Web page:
ingaporeans on new media platforms have been all a-twitter (no pun intended) since a number of offensive postings on race and religion surfaced on Facebook.
It all began when a member of YPAP (Young People’s Action Party – the youth wing of the ruling party), Jason Neo, was brought to the attention of the public. Mr Neo had posted a photograph of Muslim children from Huda Kindergarten with the caption: “Bus filled with young terrorist trainees?”
Following the public outcry, the post was removed and Mr Neo’s Facebook account deactivated. He also resigned from the YPAP.
Then it was Christian Eliab Ratnam’s anti-Islam comments that drew criticism from the online community. Mr Ratnam had posted an image with strong anti-Islamic sentiments.
Mr Ratnam has since removed the posting, and wrote an apology that was published on The Online Citizen.
More recently, Donaldson Tan, editor of Singaporean current affairs commentary website New Asia Republic, shared a photograph of a pig superimposed on the Ka’ba, a sacred site to Muslims. He was not the author of the image, and it remains unclear if the author is from Singapore.
Seeing himself as a whistleblower, he added the following caption to his posting: “This is a flame bait. YOU ARE WARNED.” He remains unapologetic about his posting (which has been removed by Facebook), and does not believe that he has contravened any laws.
Police reports have been lodged against Mr Neo, Mr Ratnam and Mr Tan. Under Singapore’s Sedition Act, it is a crime to do anything that has the tendency “to promote feelings of ill-will and hostility between different races or classes of the population of Singapore.”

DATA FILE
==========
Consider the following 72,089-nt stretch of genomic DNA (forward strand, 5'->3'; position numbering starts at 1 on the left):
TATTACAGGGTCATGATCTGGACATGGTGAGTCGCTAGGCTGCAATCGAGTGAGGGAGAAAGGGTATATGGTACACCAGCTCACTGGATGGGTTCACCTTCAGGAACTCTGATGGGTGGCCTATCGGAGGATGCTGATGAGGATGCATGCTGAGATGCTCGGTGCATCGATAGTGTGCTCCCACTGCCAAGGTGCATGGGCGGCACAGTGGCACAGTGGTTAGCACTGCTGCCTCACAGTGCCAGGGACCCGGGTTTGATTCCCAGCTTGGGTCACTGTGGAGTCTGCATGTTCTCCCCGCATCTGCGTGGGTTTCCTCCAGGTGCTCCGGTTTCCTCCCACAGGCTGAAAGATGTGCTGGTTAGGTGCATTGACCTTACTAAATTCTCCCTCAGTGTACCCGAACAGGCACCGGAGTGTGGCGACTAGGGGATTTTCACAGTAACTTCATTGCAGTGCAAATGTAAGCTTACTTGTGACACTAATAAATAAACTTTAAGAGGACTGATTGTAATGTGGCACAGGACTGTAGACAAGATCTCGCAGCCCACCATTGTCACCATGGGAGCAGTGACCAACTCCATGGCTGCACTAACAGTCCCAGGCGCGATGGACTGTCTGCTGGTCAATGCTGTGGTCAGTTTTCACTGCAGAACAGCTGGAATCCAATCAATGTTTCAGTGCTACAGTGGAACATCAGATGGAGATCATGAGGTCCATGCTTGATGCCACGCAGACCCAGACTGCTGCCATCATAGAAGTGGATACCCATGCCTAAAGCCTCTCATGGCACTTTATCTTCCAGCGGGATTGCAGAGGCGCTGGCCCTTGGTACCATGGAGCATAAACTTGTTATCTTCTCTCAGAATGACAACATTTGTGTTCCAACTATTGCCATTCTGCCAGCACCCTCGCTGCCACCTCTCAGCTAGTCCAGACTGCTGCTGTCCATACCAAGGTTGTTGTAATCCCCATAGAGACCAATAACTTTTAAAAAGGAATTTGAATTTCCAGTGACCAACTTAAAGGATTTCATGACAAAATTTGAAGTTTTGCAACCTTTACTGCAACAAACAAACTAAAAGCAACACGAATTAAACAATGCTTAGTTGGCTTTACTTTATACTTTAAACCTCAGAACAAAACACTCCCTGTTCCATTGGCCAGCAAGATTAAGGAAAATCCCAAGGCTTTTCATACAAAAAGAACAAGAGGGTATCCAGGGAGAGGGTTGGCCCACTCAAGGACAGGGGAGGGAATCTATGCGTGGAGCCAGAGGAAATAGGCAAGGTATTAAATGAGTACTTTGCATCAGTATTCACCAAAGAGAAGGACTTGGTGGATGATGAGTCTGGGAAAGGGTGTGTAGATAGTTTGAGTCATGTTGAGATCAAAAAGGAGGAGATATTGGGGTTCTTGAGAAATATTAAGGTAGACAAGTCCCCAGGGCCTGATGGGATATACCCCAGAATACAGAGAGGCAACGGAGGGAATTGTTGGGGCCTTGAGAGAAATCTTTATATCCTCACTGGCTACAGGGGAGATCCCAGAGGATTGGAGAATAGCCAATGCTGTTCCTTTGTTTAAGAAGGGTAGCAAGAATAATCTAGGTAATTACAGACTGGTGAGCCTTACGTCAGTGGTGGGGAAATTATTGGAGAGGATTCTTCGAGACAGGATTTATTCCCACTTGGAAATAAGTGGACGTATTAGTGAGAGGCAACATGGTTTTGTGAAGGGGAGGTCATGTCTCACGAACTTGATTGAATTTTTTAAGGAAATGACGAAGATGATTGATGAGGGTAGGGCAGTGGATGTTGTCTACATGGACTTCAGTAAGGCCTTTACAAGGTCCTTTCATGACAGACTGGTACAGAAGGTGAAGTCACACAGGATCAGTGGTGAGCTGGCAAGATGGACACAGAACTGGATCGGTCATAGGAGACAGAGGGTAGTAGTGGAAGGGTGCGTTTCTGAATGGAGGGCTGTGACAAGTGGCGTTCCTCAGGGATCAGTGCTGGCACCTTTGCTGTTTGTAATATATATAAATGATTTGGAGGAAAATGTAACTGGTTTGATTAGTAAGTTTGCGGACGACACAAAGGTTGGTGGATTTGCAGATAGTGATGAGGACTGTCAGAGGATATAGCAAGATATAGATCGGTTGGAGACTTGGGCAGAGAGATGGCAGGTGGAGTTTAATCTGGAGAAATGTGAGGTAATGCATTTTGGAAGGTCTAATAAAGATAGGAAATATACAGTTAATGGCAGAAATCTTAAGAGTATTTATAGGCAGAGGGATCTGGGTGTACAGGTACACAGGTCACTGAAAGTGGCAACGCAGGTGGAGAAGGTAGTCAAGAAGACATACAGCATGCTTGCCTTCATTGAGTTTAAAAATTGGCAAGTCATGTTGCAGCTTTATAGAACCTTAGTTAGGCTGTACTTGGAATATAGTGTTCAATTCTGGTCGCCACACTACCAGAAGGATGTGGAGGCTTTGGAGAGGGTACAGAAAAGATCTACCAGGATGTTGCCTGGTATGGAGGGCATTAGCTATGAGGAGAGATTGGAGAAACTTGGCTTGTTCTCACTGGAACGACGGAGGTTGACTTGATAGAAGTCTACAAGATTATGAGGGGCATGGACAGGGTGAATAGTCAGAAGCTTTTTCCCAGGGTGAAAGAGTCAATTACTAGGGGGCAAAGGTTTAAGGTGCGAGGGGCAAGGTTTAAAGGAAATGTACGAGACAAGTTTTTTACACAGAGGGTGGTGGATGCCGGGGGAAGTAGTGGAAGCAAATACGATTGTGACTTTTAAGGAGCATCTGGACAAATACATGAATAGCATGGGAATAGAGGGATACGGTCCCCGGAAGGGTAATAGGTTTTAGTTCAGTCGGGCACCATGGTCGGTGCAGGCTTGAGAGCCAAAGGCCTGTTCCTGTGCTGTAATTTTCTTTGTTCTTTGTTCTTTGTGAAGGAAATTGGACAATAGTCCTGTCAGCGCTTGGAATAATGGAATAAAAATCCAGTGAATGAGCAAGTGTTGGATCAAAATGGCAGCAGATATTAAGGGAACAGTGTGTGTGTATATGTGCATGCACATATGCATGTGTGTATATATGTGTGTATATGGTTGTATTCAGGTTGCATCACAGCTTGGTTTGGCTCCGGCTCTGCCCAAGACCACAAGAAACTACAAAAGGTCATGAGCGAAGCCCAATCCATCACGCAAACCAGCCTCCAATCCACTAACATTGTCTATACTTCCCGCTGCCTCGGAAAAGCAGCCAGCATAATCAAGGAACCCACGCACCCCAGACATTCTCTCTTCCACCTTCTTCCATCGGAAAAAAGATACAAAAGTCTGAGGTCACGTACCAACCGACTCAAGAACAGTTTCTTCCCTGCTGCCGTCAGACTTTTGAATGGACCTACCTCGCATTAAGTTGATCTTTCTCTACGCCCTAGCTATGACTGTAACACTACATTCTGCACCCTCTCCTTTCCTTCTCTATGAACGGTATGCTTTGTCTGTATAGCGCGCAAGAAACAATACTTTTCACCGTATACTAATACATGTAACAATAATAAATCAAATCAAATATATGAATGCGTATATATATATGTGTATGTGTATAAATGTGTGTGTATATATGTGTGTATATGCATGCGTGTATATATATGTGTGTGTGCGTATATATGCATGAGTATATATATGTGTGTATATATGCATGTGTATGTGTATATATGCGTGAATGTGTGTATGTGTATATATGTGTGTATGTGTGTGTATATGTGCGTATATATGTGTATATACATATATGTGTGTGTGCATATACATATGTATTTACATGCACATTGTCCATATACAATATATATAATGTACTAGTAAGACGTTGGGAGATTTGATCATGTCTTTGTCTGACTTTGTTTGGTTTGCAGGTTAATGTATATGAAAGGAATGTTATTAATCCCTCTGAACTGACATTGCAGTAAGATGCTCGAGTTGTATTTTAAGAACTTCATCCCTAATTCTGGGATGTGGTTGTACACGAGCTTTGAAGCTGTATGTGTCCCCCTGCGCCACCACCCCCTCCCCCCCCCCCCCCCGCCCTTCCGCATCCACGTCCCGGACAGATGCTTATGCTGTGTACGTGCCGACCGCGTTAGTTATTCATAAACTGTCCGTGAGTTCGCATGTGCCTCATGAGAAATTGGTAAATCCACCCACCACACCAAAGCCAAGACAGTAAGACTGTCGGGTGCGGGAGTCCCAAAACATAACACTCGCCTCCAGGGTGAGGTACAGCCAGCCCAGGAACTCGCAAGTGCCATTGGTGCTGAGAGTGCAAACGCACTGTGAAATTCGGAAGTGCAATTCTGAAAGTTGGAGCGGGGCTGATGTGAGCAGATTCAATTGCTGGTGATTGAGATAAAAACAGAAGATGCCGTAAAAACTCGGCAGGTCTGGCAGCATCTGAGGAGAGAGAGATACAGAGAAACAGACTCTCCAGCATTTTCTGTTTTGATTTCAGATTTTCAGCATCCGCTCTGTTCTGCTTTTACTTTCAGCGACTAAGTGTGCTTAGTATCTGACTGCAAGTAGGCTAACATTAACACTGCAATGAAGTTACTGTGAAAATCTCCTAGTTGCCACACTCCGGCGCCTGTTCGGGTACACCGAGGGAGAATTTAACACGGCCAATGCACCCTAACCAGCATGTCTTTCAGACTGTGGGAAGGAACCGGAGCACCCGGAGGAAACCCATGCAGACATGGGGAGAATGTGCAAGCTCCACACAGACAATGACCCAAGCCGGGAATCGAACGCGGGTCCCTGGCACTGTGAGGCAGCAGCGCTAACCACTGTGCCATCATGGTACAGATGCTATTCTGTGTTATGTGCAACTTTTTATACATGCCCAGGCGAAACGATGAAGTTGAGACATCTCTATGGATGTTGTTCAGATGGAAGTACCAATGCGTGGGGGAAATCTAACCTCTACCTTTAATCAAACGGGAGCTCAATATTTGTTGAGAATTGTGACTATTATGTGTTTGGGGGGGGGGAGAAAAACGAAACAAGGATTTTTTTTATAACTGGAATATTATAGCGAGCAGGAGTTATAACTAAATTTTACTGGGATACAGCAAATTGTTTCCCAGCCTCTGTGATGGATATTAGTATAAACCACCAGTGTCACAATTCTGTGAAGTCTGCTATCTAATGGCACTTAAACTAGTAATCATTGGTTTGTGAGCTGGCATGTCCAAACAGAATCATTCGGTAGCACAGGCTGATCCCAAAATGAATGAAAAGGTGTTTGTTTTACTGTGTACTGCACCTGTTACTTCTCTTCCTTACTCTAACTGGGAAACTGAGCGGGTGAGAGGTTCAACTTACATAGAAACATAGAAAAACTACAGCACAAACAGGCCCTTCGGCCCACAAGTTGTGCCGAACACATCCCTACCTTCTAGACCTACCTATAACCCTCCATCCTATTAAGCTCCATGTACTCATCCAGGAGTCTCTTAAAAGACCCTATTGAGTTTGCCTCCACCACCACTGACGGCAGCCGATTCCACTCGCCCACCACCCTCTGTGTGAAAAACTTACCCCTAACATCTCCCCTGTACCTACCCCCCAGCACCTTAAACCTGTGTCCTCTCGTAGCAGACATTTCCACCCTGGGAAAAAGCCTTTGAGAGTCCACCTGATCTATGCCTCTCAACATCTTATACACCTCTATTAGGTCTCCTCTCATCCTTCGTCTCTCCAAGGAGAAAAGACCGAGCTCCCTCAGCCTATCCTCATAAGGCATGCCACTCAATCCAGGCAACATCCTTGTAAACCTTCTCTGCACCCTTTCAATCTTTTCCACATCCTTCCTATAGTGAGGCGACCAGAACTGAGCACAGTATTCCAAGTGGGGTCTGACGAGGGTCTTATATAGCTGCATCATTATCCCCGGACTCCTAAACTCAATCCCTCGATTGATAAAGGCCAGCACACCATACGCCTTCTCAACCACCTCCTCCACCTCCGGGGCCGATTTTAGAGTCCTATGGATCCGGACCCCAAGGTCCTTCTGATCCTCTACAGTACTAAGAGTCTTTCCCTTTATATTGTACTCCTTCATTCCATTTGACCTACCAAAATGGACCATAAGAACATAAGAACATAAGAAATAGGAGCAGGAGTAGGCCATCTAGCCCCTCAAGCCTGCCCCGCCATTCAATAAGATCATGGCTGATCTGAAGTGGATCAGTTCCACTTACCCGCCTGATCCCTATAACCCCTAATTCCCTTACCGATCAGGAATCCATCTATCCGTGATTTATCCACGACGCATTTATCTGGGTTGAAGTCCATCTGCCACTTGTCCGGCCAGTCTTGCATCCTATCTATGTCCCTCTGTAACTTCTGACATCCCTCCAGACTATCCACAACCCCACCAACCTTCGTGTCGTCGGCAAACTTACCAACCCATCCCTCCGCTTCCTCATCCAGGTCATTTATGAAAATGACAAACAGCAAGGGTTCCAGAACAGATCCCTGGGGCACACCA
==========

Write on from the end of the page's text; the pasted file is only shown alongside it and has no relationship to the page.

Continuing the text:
However, opinions have been divided over the lodging of police reports and use of the Sedition Act against individuals who have posted insensitive and offensive content.
Some Singaporeans feel that it is necessary to preserve peace in Singapore’s multi-racial and multi-religious society (which saw race riots in the 1960s).
Others have pointed out that the use of the Sedition Act against the likes of Mr Neo, Mr Ratnam and Mr Tan undermine all calls for free speech in Singapore, and that the focus should be on counselling rather than criminalising. Among those who hold this view is the National Solidarity Party:
If we are to have freedom of expression, it is inevitable that sometimes, deeply offensive things will be said. However, this does not mean that we must look the other way when such statements are made. It is also irrelevant that the remark was made before the individual became a member of the party. It is the responsibility of the party to communicate to its members that such comments are unacceptable. The party should also seek to understand why one of its members harbors such sentiments and find ways to address the underlying cause – perhaps it is simple ignorance.
It is normal for human beings to make mistakes especially when they are young. We should take this as part of their learning journey and seek ways to help them grow and mature.
Finally, the offensive statement in question violated the principle of interracial respect which we hold in common as Singaporeans. As this is a community value, it is the shared responsibility of the community to uphold it by speaking up when it is violated. The correct response therefore is not to censor individuals but to censure them when they speak irresponsibly, for this gives society an opportunity to reaffirm its value system.
What are your thoughts? Should posting racist/offensive things online be a criminal offence?